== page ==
Isle of Arran Open Gold Qualifying Expeditions – 2018

We will be running two Duke of Edinburgh’s Award Gold Qualifying Expeditions to the Isle of Arran in 2018:

  • 6th to 10th of August 2018
  • 5th to 8th of October 2018

This webpage provides an outline of the expedition week, what’s involved and what’s included. More detailed information  on the expedition will be set out in our ‘Participant’s Pack’ to participants.  To book on to the expedition  click here.

If you are interested in a practice expedition please click here.

Getting to the Isle of Arran

The Isle of Arran is a close to the Ayrshire coast and about an hour by train from Glasgow Central. The ferry departs from Ardrossan on the Scottish mainland and goes to Brodick, the main town on Arran. All participants are to meet on the morning of the first day at Ardrossan ferry terminal. Ardrossan Harbour train station is a short walk from the ferry terminal building. There are three train stations in Ardrossan, make sure you get out at Ardrossan Harbour!

What’s involved

Day 1 – On the day 1 we’ll meet at the ferry terminal at Ardrossan Harbour at 12:10 ready to catch the 12:30 ferry to Brodick (55min crossing). Once we arrive on Arran we’ll take a bus to Shiskine on the west side of Arran and go to Bridge end campsite (a serviced campsite). After that we’ll have the rest of the day to check equipment, organise group kit and food and go over the route. The expedition assessor will also meet the young people and undertake a pre-expedition meeting.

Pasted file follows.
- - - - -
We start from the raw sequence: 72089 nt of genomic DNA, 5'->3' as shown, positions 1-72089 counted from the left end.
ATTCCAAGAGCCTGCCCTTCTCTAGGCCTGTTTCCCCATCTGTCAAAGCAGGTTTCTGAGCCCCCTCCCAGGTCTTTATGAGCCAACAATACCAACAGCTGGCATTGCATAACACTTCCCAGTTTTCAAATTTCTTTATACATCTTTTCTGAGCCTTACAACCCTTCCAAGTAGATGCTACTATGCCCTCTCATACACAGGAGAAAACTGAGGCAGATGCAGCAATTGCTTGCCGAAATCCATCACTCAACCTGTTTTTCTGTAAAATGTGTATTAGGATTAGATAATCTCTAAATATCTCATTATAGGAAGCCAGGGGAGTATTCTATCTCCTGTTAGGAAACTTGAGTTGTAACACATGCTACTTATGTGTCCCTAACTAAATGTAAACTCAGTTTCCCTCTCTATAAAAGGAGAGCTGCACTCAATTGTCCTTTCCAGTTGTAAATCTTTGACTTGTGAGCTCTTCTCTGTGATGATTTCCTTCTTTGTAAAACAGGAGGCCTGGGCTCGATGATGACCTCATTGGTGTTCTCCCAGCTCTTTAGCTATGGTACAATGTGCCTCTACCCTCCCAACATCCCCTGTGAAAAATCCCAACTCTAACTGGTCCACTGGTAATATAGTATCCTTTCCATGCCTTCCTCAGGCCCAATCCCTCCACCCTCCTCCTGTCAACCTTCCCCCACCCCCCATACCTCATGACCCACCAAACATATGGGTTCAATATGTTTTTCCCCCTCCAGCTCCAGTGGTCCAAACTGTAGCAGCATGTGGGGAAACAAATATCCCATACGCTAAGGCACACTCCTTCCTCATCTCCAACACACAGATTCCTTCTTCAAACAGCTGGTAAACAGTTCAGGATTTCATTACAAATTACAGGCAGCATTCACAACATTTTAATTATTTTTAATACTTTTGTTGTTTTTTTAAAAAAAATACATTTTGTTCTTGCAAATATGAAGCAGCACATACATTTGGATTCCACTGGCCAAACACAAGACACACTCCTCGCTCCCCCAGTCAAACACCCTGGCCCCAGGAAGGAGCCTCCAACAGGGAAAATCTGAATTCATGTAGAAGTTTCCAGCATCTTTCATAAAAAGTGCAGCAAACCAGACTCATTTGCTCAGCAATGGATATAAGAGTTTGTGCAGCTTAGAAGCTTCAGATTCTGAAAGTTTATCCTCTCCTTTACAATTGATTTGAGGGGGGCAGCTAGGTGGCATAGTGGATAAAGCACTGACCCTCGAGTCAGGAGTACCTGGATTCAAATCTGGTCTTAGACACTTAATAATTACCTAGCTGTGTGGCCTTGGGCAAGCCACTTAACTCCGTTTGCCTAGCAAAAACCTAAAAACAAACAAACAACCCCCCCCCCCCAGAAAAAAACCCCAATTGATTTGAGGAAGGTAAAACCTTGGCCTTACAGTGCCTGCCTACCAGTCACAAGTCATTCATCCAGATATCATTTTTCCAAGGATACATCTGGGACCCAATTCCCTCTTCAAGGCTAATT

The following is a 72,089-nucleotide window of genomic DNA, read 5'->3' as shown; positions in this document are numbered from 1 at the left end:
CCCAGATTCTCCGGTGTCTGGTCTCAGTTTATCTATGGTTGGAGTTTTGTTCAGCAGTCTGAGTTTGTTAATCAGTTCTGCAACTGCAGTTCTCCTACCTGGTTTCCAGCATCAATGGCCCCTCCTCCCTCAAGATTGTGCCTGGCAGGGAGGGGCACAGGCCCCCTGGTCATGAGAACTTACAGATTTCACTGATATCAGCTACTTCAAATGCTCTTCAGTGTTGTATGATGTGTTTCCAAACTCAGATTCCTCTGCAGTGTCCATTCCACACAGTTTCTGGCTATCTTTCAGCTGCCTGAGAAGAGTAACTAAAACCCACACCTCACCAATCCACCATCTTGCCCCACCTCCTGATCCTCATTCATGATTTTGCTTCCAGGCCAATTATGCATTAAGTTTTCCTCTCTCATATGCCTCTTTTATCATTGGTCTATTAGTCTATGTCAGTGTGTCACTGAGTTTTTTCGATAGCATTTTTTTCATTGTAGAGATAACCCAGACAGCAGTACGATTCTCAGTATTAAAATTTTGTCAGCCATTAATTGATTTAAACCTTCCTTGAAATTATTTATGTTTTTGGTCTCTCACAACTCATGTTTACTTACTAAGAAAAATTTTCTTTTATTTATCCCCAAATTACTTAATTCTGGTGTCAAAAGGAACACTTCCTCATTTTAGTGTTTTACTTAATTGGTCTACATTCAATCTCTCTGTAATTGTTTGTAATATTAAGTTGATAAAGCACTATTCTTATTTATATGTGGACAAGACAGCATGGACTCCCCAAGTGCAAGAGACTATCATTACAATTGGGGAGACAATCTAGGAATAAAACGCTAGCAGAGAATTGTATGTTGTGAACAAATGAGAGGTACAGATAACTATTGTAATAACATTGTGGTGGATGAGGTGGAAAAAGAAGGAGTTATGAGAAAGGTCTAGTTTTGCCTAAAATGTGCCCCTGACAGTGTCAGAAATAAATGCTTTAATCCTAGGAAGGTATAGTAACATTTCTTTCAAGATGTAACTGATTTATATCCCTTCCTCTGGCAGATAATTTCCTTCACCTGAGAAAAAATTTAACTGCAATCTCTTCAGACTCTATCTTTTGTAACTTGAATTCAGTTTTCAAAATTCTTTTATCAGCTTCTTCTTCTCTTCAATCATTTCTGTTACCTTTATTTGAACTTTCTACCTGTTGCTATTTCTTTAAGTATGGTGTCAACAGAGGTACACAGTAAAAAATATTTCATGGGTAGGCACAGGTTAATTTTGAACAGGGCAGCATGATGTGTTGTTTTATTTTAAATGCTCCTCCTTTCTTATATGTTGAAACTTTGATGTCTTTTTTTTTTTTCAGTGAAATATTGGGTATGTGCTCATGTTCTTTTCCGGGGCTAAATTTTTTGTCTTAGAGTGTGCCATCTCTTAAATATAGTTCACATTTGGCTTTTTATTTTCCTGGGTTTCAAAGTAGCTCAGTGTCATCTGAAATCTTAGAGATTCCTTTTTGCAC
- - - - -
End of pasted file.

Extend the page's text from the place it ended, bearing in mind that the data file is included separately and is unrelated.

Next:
Day 2 to 5 – On the morning of the second day, we will take a bus to Thundergay in the northwest of Arran. There the expedition begins. Gold Duke of Edinburgh’s Award expeditions are 4 days and three nights. The minimum amount of planned activity for each day is 8 hours, 4 hours of which must be traveling.

Starting from Thundergay the expedition route will go past Coire Fhionn Lochan, then to Glen Catecol and then around the coast to Lochranza. The first night’s camp will be at Lochranza campsite (a serviced camp site). The second day of the expedition will take us along the coast to Sannox (wild camping). The third day will go up Glen Sannox and over the Saddle to Glen Rosa and Glen Rosa campsite (serviced camp site). The last day of the expedition will go south to Glen Cloy, then east over the Clauchland Hills and then north to Brodick to the ferry terminal to catch the 16:40 ferry back to Ardrossan. We will arrive back in Ardrossan at 17:35.

The expedition week ends in Ardrossan and participants should arrange to be picked up from there. Connecting trains go to Glasgow, departing Ardrossan Harbour train station at 18:07.

The amount of distance walked each day ranges from 14 to 17km. The hardest day involves 450m height gain and the terrain underfoot varies from: pavements; short sections of road walking; tracks; and footpaths. Footpaths can be muddy and rocky so participants must come prepared with good walking boots.